The purpose of this blog is to outline all learnings I had at each phase hoping it will be helpful to me and others in the future.

Note: I have linked to all the documents created during the development of this game.

If you are interested in checking out the game, here is the app store link. Feedback welcome!!

The beginning and the end

I have spent quite some time of my career in game development. However being a software engineer, I have never experienced or learned anything besides writing code and making things work. 

Goal

  • Learn about the releasing game from ideation to release 30 days without compromising on fun aspect of the game.

30 days  gave me enough time to learn unity, develop on mobile platform without burning out in the first week. However, I was not willing to build a game that I would not find fun or I would not play.

Ideation

It is hard to keep the scope of the game limited. I had some really cool ideas like retries, different types of dots. Had I not limited the scope, I would not have finished the game.

I started ideating the game by selecting the drag mechanic as the core mechanic. I looked at various games which used similar mechanic. This document outlines the selection process and has a couple of ideas that I wanted to move forward with. 

One of the most useful things I find to do is to write the user stories which are basically details of your product from the user’s perspective. This process helps to simplify the ideas since complex brain ideas are hard to convey in words. Here is my user stories and market research document. This document laid the foundation for the game design document (GDD).The GDD, which details the game mechanics, scoring and leveling was the holy grail for defining the scope of development. One of the success criteria for me was to not add anything to this document once finalized.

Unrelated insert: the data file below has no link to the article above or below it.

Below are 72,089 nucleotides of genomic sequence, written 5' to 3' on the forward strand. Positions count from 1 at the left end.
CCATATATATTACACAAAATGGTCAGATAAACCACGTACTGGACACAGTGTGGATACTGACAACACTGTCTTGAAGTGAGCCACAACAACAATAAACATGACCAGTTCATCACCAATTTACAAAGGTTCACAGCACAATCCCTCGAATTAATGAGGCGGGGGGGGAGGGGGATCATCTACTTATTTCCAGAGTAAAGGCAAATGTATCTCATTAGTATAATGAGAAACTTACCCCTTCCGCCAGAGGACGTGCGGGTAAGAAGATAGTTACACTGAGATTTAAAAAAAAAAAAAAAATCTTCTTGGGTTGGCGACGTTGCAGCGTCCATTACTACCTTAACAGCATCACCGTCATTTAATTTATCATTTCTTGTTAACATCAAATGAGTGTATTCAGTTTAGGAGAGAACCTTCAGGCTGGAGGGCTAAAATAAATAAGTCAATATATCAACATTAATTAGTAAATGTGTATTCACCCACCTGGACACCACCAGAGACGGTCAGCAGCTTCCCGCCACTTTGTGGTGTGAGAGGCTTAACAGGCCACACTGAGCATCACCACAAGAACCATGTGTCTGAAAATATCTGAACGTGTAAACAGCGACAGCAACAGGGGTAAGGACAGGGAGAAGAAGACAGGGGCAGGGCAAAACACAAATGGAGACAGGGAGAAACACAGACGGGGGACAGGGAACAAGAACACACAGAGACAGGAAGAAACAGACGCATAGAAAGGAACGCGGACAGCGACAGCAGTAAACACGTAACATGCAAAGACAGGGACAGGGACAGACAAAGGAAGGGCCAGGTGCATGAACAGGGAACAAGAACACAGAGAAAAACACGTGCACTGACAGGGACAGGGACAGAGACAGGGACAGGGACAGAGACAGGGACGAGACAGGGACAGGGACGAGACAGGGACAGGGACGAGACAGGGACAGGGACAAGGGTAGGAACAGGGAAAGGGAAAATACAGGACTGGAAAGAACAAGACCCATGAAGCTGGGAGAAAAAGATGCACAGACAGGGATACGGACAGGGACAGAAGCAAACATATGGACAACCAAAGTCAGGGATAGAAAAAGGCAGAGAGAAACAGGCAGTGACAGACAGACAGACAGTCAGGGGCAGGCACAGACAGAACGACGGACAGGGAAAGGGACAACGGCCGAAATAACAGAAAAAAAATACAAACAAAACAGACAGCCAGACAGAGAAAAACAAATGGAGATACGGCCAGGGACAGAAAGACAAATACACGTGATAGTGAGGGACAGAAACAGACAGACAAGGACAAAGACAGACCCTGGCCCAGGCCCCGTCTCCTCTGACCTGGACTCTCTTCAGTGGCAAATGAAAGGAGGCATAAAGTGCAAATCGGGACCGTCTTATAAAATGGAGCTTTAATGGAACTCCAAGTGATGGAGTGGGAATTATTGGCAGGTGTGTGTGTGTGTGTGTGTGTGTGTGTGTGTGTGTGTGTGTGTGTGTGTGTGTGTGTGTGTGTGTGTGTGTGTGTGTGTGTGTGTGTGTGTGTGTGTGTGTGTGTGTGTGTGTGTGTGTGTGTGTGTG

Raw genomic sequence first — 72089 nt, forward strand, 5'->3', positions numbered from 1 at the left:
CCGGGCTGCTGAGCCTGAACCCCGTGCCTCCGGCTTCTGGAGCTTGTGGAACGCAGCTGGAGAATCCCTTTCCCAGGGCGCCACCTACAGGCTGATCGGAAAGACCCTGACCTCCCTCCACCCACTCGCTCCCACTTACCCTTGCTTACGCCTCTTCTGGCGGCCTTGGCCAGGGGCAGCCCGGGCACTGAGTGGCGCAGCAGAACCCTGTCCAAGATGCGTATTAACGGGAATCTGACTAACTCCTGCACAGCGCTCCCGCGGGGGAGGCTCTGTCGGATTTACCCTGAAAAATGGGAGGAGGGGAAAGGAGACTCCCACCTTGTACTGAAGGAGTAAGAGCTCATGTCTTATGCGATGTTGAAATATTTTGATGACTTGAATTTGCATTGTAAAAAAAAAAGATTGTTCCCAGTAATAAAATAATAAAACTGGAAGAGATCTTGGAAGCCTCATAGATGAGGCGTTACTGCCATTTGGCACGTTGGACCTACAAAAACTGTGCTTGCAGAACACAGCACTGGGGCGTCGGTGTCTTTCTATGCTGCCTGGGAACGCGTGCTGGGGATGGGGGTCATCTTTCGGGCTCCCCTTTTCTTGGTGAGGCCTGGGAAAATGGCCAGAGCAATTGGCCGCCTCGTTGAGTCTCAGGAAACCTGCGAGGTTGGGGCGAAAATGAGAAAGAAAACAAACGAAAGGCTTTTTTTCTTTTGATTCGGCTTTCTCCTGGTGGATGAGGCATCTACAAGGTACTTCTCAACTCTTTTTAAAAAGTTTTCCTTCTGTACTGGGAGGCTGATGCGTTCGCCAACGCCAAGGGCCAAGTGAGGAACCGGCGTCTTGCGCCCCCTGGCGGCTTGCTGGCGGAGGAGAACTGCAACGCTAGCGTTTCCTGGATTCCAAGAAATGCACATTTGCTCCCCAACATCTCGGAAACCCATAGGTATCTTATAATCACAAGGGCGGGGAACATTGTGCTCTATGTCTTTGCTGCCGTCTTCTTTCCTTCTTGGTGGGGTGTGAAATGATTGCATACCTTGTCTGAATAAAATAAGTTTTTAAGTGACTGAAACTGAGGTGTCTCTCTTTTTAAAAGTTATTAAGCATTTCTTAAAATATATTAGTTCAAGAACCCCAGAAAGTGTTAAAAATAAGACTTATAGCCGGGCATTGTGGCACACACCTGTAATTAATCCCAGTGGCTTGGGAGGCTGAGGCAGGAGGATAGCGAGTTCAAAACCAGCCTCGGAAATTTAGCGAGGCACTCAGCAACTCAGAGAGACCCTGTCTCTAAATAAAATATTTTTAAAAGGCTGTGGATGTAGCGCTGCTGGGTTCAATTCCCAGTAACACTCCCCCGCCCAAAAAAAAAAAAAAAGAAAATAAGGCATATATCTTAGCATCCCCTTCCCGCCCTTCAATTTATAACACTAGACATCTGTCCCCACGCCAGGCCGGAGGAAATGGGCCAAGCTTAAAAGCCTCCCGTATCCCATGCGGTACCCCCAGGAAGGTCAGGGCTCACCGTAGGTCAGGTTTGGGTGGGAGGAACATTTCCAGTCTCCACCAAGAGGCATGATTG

Development

Build your game iteratively at every phase/checkpoint. This will make sure you are not going off track and building something that users find fun, not what an engineer’s mind says is “cool”

Prototype #1

Most of the time here was spent researching other games or throwing away ideas which either did not seem to be fun or seemed complicated to develop in 30 days.

This was the first basic experiment I ran with pencil and paper. The rules were simple

  • User is shown the Shape for 4 seconds
  • User has to redraw the shape in 4 seconds.
Goal

The goal of this prototype was to gauge the “fun” part and validate the idea.

Feedback

User really enjoyed the game and asked me to play one more time. This validated the idea (Although the sample size was extremely small but that deserves another post)

Number of users: 1

Prototype #2

To make development simple, I experimented with mouse clicks or tap, bare bones UX designed with my awesome design skills.

Goals
  • Develop a working prototype within the first week.
Feedback
  • Frustrated with taps/clicks
  • Not challenging
  • UI is garbage
  • Scoring did not make sense
  • Gave up after 12 levels.
Number of users: 3

Prototype #3

UX should not be an after-thought. Users expect UX to be polished and pretty, especially for games.

I wanted to get rid of the frustration of tap and ugly UX as users were unable to focus on anything else with those two being around. Hence I hired a UX designer I worked with previously and started with UX mocks.

Goal
  • make the game challenging
  • get rid of input frustration by replacing tap with drag
  • improve upon the UX
Feedback
  • Not fast enough
  • Scoring does not make sense
  • Good increase in difficulty
  • No feedback. Device handed back to me in 15 seconds – Speaks for itself
  • UI looks much better
Number of users: 4

Version 1.0

Game differs significantly from paper to final product. There are different assumptions made by developer and the user. For instance, in my case, the paper prototype followed the blitz model from my user’s perspective but it was leveling from my perspective.

Keep testing your games. I wish I would be able to test with more users. I would love to hear how others get more users to test them without paying $$$.

I was unable to make users stick to the game for more than 4 shapes. The idea was to have levels like 1Line which users can complete. However, the previous feedback made me rethink if leveling was that important to my game. It added a lot of work (level design is a great amount of work, which I did not clearly appreciate enough) & I was not sure what benefit it was providing to the game. Hence I replaced leveling with blitz

Feedback
  • Game feels polished
  • Like the blitz. 1 minute seems too long
  • Shapes are really hard
Number of users: 4

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